The Gist: In the midst of an evolving job market, U.S. adults who work more than one job or have additional sources of revenue are more likely to be middle class, Millennials, and Gen Xers, to have greater student debt, and to be happier in their jobs.

Today, the unemployment rate is the lowest it’s been in 17 years, and at the same time, the number of Americans who are moonlighting–working a second or multiple jobs–is on the rise.

Taking a look for ourselves, we learned that 19% of U.S. adult respondents say they have a gig or secondary source of revenue in addition to their day job, and an additional 9% are actively looking for one.

That’s much higher than the Bureau of Labor Statistics’ estimate of moonlighters (5% of the total employed population in 2018). However, the BLS identifies a secondary job as ‘part-time’ and excludes those who are self-employed.

When we consider the growth of the ‘gig economy’ and more traditional self-employed workers, whether that’s driving for Uber or Amazon Flex, freelancing on websites like Fiverr and Upwork, or working as an independent contractor, 19% could indicate that a much larger percentage of people are working secondary self-employed jobs as opposed to traditional part-time jobs.

In fact, it’s estimated that 34% of U.S. workers are self-employed, and that number is only expected to grow in anticipation that more Millennials will turn away from traditional 9-to-5 jobs in search of self-employment.

We see that secondary jobs are highest among both Millennials and Gen Xers — nearly one-quarter of both age groups say they have a secondary source of income in addition to their day jobs. However, more Millennials (15%) are actively looking for a second job compared to Gen Xers (10%).

Interestingly, our data shows that younger Gen Xers, 35-44-year-olds, are the most likely out of all age groups to have a second job, followed by 18-29-year-olds.

Stagnating Wages and Debt

What’s driving Millennials and Gen Xers towards secondary jobs and self-employment? Perhaps greater job availability — galvanized by the low unemployment rate, more people can get a secondary income stream going, and some may welcome the chance to do it on their own terms as gig workers and independent contractors (setting their own hours, being their own boss, working as much or as little as they want).

However, the unemployment rate is low, but the underemployment rate is not. Some argue that the growth of the side hustle is the result of stagnating wages and shouldn’t be taken as a sign of a healthy labor market. Stagnating wages combined with debt may be major contributors to a growing number of Americans juggling more than one job just to get by, especially Millennials.

We found that solidly middle-class earners ($50-100k annually) are the most likely to have a secondary source of income, but all classes follow fairly similar trends. Those who make $50k or less are the most likely to be searching for a second job.

Throwing debt into the equation adds perspective. We found that $50-150k earners are also the most likely to have some form of debt compared to other income levels, which we discussed in a previous post.

Looking at student loan debt, moonlighters and those actively looking for additional work are nearly 10% more likely to be saddled with student loan debt than non-moonlighters.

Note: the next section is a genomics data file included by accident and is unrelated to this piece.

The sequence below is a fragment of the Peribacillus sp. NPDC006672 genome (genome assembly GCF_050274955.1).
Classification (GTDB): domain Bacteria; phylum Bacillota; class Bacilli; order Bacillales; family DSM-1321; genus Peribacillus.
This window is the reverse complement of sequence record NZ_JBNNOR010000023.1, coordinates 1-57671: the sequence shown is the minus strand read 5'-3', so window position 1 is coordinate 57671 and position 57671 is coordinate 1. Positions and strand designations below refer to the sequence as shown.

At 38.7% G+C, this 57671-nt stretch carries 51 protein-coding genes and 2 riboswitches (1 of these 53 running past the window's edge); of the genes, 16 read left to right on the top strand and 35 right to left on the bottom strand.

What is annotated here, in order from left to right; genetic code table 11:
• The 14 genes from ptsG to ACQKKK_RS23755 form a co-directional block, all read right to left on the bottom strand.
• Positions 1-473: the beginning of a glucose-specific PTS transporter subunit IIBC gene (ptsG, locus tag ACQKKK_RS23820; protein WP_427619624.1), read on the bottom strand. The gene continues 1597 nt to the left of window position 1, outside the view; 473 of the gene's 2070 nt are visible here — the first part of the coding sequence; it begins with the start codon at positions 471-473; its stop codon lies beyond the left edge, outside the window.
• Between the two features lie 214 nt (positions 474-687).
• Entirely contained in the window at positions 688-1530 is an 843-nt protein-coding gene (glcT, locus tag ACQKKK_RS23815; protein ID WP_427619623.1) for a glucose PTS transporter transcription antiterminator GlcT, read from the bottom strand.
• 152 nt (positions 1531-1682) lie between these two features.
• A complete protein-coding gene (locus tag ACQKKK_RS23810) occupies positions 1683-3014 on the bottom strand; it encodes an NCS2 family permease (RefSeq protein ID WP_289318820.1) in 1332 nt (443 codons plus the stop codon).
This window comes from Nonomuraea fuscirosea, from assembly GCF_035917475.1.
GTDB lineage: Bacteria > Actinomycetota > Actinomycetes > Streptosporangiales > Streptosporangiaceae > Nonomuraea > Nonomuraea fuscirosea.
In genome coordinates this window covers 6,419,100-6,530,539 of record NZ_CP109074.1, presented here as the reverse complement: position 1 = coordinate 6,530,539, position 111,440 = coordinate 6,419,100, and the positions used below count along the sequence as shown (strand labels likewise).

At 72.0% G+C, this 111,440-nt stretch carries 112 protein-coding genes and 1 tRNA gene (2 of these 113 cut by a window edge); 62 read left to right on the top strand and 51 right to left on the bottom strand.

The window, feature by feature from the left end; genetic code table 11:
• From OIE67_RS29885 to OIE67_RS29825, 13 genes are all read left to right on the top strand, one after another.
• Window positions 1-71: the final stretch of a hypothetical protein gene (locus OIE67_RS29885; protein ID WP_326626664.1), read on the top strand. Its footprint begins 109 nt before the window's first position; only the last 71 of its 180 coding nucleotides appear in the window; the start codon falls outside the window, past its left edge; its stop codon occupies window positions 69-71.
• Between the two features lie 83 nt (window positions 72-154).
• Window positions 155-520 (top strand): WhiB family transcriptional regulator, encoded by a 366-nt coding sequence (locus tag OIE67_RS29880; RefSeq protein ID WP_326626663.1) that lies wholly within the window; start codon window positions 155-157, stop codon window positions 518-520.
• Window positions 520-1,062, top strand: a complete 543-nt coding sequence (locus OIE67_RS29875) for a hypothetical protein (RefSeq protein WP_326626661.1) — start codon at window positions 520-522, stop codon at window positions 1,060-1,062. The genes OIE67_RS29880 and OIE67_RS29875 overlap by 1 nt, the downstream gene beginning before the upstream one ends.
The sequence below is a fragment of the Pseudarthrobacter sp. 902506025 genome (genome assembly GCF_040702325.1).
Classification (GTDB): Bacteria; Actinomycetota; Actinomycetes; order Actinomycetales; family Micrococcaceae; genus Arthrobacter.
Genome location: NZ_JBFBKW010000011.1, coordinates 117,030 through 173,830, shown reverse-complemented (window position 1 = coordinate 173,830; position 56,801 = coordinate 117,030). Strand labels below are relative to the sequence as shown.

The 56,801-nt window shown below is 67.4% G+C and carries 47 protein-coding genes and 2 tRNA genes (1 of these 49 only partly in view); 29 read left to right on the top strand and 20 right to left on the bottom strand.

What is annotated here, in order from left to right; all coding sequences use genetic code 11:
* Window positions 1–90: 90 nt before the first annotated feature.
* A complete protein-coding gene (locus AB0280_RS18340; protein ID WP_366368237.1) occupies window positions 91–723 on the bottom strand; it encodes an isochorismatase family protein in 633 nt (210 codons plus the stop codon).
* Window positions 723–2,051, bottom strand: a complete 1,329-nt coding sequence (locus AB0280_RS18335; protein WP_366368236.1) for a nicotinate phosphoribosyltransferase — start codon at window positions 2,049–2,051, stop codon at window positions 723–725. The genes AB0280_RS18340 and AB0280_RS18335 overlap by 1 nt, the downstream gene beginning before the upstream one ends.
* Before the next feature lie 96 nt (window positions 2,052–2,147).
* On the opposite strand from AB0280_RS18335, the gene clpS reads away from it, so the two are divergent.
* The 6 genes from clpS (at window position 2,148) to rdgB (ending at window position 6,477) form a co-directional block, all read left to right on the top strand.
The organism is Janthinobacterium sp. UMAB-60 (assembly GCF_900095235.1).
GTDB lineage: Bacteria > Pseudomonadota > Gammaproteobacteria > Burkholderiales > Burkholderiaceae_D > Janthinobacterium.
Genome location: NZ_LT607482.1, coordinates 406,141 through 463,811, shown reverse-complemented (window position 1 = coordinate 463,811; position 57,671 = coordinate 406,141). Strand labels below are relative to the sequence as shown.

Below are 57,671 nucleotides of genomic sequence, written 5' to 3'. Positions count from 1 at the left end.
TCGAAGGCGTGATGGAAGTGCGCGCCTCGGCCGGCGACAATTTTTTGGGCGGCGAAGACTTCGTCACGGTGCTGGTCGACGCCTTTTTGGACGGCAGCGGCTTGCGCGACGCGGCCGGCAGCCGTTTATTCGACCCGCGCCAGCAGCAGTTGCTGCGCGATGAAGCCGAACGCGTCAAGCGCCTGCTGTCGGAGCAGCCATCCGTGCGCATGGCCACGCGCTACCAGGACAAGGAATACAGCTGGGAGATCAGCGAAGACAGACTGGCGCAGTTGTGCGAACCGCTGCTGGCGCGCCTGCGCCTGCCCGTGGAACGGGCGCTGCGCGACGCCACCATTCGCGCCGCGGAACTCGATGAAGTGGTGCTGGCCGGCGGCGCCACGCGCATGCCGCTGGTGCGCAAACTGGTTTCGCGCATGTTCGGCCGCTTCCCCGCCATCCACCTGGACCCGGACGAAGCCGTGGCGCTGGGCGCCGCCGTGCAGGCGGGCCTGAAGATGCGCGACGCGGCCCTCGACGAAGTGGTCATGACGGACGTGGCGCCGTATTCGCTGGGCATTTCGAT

This trend is probably fueled largely by Millennials, who are more likely to have student loan debt and to have greater amounts of it than older generations.

When it comes to Gen Xers, our data shows they are overall more in debt than any other generation, which could account for the high rate of Gen Xers with second jobs. But, it’s interesting to note that U.S. adults with second jobs are 10% less likely to have credit card debt than those without them, so moonlighting Gen Xers may be better off than their single-job peers.

Debt may be driving some to take second jobs or gigs, but it certainly doesn’t explain the whole story.

A Brave New Workforce?

Moonlighting appears to be one of those things that historically waxes and wanes with business cycles, although researchers can’t quite pin down cause and effect. But if the traditional 9-to-5 full-time job paradigm is being disrupted at its core, could working multiple jobs become the new normal?  

Some caution that while moonlighting doesn’t negatively impact work performance, working greater hours per week may take a toll on family life, leading to greater work-family conflict.

That may be true, but we found that those with second jobs rate themselves to be considerably happier in their current job situation than those without second jobs. Half of the moonlighters say they are “very happy” with their current job, compared to 34% of employed non-moonlighters.

Looking down the road, the trend toward self-employment may very well change the future job market. Some view this as promising, while others argue that it creates a volatile, precarious situation for workers, who will be forced to contend with unpredictable income and lack of employer benefits.

Much is still left to be determined, but what we can take away now is that more than 20% of Millennials and Gen X respondents are working more than one job, and it’s likely that many are engaged in some sort of self-employed work. Even if debt and stagnating wages are motivating forces, at the end of the day, they are still surprisingly happier in their jobs than those working single jobs.